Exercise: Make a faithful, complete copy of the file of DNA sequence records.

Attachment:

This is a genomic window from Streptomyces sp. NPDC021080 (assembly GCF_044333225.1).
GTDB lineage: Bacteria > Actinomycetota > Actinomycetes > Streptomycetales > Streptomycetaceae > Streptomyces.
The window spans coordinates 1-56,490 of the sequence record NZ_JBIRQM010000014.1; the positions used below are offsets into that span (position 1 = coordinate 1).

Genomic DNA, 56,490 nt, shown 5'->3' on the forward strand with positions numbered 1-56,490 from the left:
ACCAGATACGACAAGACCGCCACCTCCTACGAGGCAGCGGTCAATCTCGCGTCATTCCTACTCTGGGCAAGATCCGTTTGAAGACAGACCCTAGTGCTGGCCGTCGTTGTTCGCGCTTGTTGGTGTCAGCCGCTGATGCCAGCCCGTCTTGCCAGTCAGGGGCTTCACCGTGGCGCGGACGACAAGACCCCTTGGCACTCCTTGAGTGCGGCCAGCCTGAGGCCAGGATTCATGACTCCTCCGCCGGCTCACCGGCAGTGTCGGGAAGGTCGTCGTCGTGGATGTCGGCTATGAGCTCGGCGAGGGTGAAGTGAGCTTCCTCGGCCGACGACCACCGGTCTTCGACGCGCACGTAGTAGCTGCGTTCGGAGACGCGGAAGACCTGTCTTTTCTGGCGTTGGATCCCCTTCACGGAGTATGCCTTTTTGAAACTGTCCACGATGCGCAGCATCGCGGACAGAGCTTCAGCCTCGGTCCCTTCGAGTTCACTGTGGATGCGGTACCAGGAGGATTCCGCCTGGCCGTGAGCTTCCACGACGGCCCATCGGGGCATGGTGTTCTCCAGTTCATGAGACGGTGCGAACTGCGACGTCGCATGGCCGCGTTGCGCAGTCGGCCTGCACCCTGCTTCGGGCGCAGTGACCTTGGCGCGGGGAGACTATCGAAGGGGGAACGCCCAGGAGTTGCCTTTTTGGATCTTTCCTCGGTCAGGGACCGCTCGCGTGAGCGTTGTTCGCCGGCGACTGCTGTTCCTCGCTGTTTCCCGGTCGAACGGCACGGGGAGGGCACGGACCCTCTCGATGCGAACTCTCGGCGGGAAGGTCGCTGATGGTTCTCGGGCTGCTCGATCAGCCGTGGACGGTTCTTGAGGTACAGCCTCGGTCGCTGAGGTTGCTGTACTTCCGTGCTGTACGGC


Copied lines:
This is a genomic window from Streptomyces sp. NPDC021080 (assembly GCF_044333225.1).
GTDB lineage: Bacteria > Actinomycetota > Actinomycetes > Streptomycetales > Streptomycetaceae > Streptomyces.
The window spans coordinates 1-56,490 of the sequence record NZ_JBIRQM010000014.1; the positions used below are offsets into that span (position 1 = coordinate 1).

Genomic DNA, 56,490 nt, shown 5'->3' on the forward strand with positions numbered 1-56,490 from the left:
ACCAGATACGACAAGACCGCCACCTCCTACGAGGCAGCGGTCAATCTCGCGTCATTCCTACTCTGGGCAAGATCCGTTTGAAGACAGACCCTAGTGCTGGCCGTCGTTGTTCGCGCTTGTTGGTGTCAGCCGCTGATGCCAGCCCGTCTTGCCAGTCAGGGGCTTCACCGTGGCGCGGACGACAAGACCCCTTGGCACTCCTTGAGTGCGGCCAGCCTGAGGCCAGGATTCATGACTCCTCCGCCGGCTCACCGGCAGTGTCGGGAAGGTCGTCGTCGTGGATGTCGGCTATGAGCTCGGCGAGGGTGAAGTGAGCTTCCTCGGCCGACGACCACCGGTCTTCGACGCGCACGTAGTAGCTGCGTTCGGAGACGCGGAAGACCTGTCTTTTCTGGCGTTGGATCCCCTTCACGGAGTATGCCTTTTTGAAACTGTCCACGATGCGCAGCATCGCGGACAGAGCTTCAGCCTCGGTCCCTTCGAGTTCACTGTGGATGCGGTACCAGGAGGATTCCGCCTGGCCGTGAGCTTCCACGACGGCCCATCGGGGCATGGTGTTCTCCAGTTCATGAGACGGTGCGAACTGCGACGTCGCATGGCCGCGTTGCGCAGTCGGCCTGCACCCTGCTTCGGGCGCAGTGACCTTGGCGCGGGGAGACTATCGAAGGGGGAACGCCCAGGAGTTGCCTTTTTGGATCTTTCCTCGGTCAGGGACCGCTCGCGTGAGCGTTGTTCGCCGGCGACTGCTGTTCCTCGCTGTTTCCCGGTCGAACGGCACGGGGAGGGCACGGACCCTCTCGATGCGAACTCTCGGCGGGAAGGTCGCTGATGGTTCTCGGGCTGCTCGATCAGCCGTGGACGGTTCTTGAGGTACAGCCTCGGTCGCTGAGGTTGCTGTACTTCCGTGCTGTACGGC